I think I’ve mentioned once or twice before how much I detest character worksheets. Again, if they work for you–that’s awesome. To me? They just encourage me to find random details to fill in a spot on the worksheet. But I won’t rewrite that post.
The thing is, though, we do have to get to know our characters. Kristen Lamb tells us that not getting to know your character before writing will lead to a “fish head.”
“… the writer who takes off writing without knowing her characters needs roughly a hundred pages to figure them out. The first hundred pages of first-time novels (98% of the time) are something that can be chopped off and thrown away…ergo the term fish head.”
I spent the last two days at a training. I was in a class for 8 hours, watching videos and slides. Gives one time to think. And then, alone in my hotel. Do you know how lonely a hotel is when you live with a husband, two kids, and two dogs? Really. Lonely. So, I wrote.
I wanted to work on GMC for my secondary characters. I’d already written maybe fifty pages of info and backstory on my main characters. But, I couldn’t figure out what my secondary characters wanted. Why did my villain steal? From charity money to build a facility for children? I read somewhere, and strongly believe, a character can do anything as long as they have good and truthful motivation. This was a big deal to me. And I had five secondary characters to do this with. They mattered. They needed their own stories, at least in their minds. Yeah, I know, that sounds weird.
I realized, I wasn’t going to know what they wanted, or why they wanted it, until I knew more about them. Their family, the way they grew up, the high points and low points. The success and the failures. And, in writing a short biography (4-5 pages) for each character, the floodgates opened and my story climbed to a new level.
Never written a character bio? Some suggestions on what to include:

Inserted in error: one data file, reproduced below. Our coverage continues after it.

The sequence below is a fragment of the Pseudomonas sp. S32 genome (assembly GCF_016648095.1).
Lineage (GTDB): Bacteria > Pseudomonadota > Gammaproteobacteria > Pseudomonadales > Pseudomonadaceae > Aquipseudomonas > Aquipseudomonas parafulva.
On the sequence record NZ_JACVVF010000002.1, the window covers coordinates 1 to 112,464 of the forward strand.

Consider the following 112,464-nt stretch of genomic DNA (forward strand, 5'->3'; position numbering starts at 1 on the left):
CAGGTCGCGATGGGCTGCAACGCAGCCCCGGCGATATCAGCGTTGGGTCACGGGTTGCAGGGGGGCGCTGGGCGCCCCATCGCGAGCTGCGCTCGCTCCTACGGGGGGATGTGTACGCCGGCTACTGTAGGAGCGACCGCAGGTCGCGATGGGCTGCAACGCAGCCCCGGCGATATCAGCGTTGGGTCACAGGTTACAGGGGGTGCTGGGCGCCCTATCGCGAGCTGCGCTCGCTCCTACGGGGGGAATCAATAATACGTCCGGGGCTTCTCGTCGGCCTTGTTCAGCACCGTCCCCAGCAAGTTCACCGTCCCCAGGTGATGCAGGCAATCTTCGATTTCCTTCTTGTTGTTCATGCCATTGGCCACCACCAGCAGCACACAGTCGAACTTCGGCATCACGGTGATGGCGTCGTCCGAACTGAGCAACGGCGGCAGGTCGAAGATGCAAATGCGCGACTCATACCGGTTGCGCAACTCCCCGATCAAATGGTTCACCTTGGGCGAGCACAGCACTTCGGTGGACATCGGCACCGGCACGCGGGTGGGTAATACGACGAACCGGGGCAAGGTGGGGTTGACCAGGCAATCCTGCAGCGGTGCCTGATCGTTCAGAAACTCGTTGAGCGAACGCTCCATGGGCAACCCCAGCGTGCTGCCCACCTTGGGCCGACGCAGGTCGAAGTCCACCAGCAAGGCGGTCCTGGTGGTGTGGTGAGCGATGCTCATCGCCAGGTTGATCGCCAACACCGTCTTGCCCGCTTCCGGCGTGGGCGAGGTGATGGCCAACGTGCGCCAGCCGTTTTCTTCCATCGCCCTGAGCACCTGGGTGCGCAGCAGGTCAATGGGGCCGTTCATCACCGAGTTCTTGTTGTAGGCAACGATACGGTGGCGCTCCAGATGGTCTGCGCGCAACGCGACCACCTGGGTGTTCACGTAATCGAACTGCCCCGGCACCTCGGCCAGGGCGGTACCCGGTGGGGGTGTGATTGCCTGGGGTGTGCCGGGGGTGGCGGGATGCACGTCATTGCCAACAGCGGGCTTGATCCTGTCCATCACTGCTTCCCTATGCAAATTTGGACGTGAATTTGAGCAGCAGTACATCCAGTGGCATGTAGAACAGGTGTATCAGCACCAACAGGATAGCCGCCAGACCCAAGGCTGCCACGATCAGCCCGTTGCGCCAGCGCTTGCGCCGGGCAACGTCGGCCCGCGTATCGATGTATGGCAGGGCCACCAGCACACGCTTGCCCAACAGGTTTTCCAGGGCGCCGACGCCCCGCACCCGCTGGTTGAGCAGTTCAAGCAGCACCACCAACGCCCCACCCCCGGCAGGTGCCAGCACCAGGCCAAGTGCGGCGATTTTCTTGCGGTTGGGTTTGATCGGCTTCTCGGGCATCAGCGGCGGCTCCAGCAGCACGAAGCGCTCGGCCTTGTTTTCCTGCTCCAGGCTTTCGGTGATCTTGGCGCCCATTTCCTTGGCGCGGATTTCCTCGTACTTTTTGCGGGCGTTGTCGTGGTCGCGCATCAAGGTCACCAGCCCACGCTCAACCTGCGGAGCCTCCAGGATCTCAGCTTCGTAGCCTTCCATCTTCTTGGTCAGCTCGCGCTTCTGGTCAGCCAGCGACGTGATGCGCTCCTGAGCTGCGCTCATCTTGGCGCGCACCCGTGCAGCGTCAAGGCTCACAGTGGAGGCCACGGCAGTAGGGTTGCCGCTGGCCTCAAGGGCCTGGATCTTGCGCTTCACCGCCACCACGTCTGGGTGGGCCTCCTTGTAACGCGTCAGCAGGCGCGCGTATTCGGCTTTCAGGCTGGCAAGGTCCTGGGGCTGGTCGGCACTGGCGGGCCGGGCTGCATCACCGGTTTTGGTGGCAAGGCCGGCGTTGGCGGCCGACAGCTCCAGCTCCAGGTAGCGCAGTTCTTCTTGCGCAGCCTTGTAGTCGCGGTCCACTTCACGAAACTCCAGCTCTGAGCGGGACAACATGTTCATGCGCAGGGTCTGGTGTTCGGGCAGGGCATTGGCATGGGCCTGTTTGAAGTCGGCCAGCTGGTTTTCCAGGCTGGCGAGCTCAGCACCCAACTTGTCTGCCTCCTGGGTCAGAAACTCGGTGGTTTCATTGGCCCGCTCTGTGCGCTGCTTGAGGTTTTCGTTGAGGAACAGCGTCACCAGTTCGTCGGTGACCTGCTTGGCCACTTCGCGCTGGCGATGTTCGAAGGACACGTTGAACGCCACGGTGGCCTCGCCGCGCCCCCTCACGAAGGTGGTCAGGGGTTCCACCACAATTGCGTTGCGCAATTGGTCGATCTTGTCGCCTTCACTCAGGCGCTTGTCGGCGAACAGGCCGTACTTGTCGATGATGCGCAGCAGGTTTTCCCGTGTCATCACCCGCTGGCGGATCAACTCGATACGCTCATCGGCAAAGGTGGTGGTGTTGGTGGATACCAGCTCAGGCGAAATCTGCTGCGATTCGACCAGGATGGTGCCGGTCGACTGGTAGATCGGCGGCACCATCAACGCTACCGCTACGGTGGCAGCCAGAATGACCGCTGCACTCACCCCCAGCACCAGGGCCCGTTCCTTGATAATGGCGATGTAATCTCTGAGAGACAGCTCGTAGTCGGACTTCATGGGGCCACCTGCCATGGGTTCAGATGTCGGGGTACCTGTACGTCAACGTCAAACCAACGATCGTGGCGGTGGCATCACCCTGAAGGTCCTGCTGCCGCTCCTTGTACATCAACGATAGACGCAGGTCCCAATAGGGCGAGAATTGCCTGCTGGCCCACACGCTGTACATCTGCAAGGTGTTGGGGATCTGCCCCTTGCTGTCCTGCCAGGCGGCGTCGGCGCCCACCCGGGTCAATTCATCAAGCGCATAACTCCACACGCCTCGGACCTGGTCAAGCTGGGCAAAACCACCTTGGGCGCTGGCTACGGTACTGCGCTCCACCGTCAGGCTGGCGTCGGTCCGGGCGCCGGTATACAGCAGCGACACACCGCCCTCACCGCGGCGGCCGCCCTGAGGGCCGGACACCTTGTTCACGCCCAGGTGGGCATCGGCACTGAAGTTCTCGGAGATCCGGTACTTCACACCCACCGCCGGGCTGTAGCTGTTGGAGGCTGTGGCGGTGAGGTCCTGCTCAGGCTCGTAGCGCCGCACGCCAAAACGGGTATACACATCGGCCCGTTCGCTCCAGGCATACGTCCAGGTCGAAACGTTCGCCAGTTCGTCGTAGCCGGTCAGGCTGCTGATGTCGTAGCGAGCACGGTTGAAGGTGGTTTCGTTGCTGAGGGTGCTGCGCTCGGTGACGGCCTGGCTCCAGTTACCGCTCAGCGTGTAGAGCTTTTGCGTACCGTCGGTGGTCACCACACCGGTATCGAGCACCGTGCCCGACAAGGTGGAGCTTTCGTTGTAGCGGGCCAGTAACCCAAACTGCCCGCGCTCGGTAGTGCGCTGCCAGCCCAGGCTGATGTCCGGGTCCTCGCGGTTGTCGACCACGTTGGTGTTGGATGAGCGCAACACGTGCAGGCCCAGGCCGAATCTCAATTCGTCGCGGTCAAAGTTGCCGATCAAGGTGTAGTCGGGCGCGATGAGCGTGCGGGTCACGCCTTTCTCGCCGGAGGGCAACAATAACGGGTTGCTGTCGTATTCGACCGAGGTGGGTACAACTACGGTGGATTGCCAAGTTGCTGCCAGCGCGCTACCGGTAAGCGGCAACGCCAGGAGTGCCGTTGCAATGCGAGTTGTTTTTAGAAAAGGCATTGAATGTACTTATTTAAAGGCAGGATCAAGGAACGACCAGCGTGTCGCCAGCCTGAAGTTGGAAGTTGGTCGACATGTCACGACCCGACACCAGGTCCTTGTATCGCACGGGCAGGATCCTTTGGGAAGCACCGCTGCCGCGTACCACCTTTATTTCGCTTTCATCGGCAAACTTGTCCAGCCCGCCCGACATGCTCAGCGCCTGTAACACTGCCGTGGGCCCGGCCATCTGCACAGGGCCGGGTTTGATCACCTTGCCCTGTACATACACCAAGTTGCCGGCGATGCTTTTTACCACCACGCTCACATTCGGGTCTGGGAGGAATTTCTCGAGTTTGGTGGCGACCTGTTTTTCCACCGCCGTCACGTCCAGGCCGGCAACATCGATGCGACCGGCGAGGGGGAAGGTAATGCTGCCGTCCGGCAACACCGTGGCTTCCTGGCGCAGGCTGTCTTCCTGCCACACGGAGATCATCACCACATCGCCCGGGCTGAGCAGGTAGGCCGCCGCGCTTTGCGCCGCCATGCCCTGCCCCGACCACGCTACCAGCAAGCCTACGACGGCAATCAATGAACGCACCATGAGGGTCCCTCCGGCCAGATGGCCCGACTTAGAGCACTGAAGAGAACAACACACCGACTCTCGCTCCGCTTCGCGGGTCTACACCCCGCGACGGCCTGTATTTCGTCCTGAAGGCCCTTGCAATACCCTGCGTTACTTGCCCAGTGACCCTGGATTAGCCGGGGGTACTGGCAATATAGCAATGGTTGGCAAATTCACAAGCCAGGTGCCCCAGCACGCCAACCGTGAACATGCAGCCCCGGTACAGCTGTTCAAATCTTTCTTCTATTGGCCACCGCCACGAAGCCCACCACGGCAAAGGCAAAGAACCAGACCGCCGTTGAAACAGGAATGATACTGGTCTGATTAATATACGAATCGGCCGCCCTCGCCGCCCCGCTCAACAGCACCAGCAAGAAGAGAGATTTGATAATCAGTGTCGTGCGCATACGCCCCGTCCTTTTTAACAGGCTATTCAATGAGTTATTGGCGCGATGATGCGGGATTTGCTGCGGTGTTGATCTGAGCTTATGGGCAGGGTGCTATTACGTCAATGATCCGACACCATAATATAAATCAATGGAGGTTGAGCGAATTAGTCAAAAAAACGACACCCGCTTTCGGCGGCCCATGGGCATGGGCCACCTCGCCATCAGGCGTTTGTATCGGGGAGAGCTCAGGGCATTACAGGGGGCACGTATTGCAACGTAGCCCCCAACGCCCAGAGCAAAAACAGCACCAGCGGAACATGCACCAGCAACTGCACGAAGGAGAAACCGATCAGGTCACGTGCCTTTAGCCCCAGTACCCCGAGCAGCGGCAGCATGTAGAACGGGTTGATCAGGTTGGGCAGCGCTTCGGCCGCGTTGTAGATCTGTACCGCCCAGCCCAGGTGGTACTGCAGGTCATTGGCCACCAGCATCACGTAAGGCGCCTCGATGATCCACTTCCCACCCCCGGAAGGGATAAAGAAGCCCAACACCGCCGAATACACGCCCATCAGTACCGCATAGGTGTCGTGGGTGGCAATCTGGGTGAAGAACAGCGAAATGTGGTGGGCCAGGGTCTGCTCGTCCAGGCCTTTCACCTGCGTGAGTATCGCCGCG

- Physiological –height, weigth, age, sex, body colors (eye, hair, skin), age, sex, race, health, gear, clothing style. Pretty or ugly, short or tall, fat or skinny, etc. Identifying features.
- Sociological –social class, where they grew up, type of school they attended, groups they were a part of, how they interact with people, childhood, parents’ attitudes. Lots of friends or few friends, introverted or extroverted, assertive or passive. Past experiences that have affected them. Write their resume.
- Psychological–fears, guilts, longings, aptitudes, reasoning, special abilities, talents, habits, irritability, sensibility, (possibly) mental illnesses, beliefs.
Image used with permission through stock.exchange.
EDIT 08.24.2011: I know I said that was good advice on doing a character bio–and it is. Especially if you’ve never written one, long hand. Or unstructured, maybe. But it’s not quite how I do mine. So, next week, I’ll post one of mine that I wrote this week and dissect how I started, what I went looking for, and how I capitalized on what I found to create a GMC chart.
Character Development Series
Turns out, I had so much to say about developing characters, I wrote a series of posts. Here they are, in order:
Develop Characters Without Worksheets
Writing Free Form Character Biographies
How to Find a Character’s GMC?
My GMC “In the Wild”
Plotting and Motivation